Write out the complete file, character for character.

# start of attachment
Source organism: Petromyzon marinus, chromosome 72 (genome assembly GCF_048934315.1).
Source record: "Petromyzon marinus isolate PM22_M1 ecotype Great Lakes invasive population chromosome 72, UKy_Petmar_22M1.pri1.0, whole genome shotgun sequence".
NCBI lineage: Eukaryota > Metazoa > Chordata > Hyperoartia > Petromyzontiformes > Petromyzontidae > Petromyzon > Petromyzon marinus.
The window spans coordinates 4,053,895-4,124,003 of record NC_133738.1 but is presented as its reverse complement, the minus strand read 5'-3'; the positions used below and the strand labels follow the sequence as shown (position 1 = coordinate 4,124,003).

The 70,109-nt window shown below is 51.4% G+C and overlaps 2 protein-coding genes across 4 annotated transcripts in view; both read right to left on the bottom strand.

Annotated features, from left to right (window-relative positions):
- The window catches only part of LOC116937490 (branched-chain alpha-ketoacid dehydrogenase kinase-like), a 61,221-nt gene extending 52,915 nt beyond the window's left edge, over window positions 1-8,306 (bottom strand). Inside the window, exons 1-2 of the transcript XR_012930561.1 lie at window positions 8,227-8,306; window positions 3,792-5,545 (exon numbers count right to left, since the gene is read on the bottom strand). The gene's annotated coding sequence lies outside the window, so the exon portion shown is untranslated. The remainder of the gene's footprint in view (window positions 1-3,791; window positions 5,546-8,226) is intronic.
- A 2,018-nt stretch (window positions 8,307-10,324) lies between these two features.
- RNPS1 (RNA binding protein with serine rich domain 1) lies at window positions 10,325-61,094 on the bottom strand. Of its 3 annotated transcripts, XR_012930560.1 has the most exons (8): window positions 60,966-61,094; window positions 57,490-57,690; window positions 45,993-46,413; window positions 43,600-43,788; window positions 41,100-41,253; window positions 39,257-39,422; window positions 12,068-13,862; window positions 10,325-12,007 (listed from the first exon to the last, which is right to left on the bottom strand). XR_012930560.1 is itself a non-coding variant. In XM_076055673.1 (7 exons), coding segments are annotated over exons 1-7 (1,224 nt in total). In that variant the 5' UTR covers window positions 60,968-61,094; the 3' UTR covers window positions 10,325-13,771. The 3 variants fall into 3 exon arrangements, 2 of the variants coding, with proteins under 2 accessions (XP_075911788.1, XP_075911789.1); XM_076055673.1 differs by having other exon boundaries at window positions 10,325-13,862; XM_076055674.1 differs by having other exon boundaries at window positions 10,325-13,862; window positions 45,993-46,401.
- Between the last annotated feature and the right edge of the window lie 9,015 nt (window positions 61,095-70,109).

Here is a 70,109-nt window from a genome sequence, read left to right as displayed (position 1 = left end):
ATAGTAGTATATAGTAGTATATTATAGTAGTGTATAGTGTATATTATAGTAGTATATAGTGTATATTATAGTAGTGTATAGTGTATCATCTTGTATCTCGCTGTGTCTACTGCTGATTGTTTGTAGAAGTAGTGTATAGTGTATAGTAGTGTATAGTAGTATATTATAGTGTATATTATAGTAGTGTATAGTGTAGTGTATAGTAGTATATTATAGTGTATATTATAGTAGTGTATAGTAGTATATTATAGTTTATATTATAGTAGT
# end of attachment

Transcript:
Source organism: Petromyzon marinus, chromosome 72 (genome assembly GCF_048934315.1).
Source record: "Petromyzon marinus isolate PM22_M1 ecotype Great Lakes invasive population chromosome 72, UKy_Petmar_22M1.pri1.0, whole genome shotgun sequence".
NCBI lineage: Eukaryota > Metazoa > Chordata > Hyperoartia > Petromyzontiformes > Petromyzontidae > Petromyzon > Petromyzon marinus.
The window spans coordinates 4,053,895-4,124,003 of record NC_133738.1 but is presented as its reverse complement, the minus strand read 5'-3'; the positions used below and the strand labels follow the sequence as shown (position 1 = coordinate 4,124,003).

The 70,109-nt window shown below is 51.4% G+C and overlaps 2 protein-coding genes across 4 annotated transcripts in view; both read right to left on the bottom strand.

Annotated features, from left to right (window-relative positions):
- The window catches only part of LOC116937490 (branched-chain alpha-ketoacid dehydrogenase kinase-like), a 61,221-nt gene extending 52,915 nt beyond the window's left edge, over window positions 1-8,306 (bottom strand). Inside the window, exons 1-2 of the transcript XR_012930561.1 lie at window positions 8,227-8,306; window positions 3,792-5,545 (exon numbers count right to left, since the gene is read on the bottom strand). The gene's annotated coding sequence lies outside the window, so the exon portion shown is untranslated. The remainder of the gene's footprint in view (window positions 1-3,791; window positions 5,546-8,226) is intronic.
- A 2,018-nt stretch (window positions 8,307-10,324) lies between these two features.
- RNPS1 (RNA binding protein with serine rich domain 1) lies at window positions 10,325-61,094 on the bottom strand. Of its 3 annotated transcripts, XR_012930560.1 has the most exons (8): window positions 60,966-61,094; window positions 57,490-57,690; window positions 45,993-46,413; window positions 43,600-43,788; window positions 41,100-41,253; window positions 39,257-39,422; window positions 12,068-13,862; window positions 10,325-12,007 (listed from the first exon to the last, which is right to left on the bottom strand). XR_012930560.1 is itself a non-coding variant. In XM_076055673.1 (7 exons), coding segments are annotated over exons 1-7 (1,224 nt in total). In that variant the 5' UTR covers window positions 60,968-61,094; the 3' UTR covers window positions 10,325-13,771. The 3 variants fall into 3 exon arrangements, 2 of the variants coding, with proteins under 2 accessions (XP_075911788.1, XP_075911789.1); XM_076055673.1 differs by having other exon boundaries at window positions 10,325-13,862; XM_076055674.1 differs by having other exon boundaries at window positions 10,325-13,862; window positions 45,993-46,401.
- Between the last annotated feature and the right edge of the window lie 9,015 nt (window positions 61,095-70,109).

Here is a 70,109-nt window from a genome sequence, read left to right as displayed (position 1 = left end):
ATAGTAGTATATAGTAGTATATTATAGTAGTGTATAGTGTATATTATAGTAGTATATAGTGTATATTATAGTAGTGTATAGTGTATCATCTTGTATCTCGCTGTGTCTACTGCTGATTGTTTGTAGAAGTAGTGTATAGTGTATAGTAGTGTATAGTAGTATATTATAGTGTATATTATAGTAGTGTATAGTGTAGTGTATAGTAGTATATTATAGTGTATATTATAGTAGTGTATAGTAGTATATTATAGTTTATATTATAGTAGT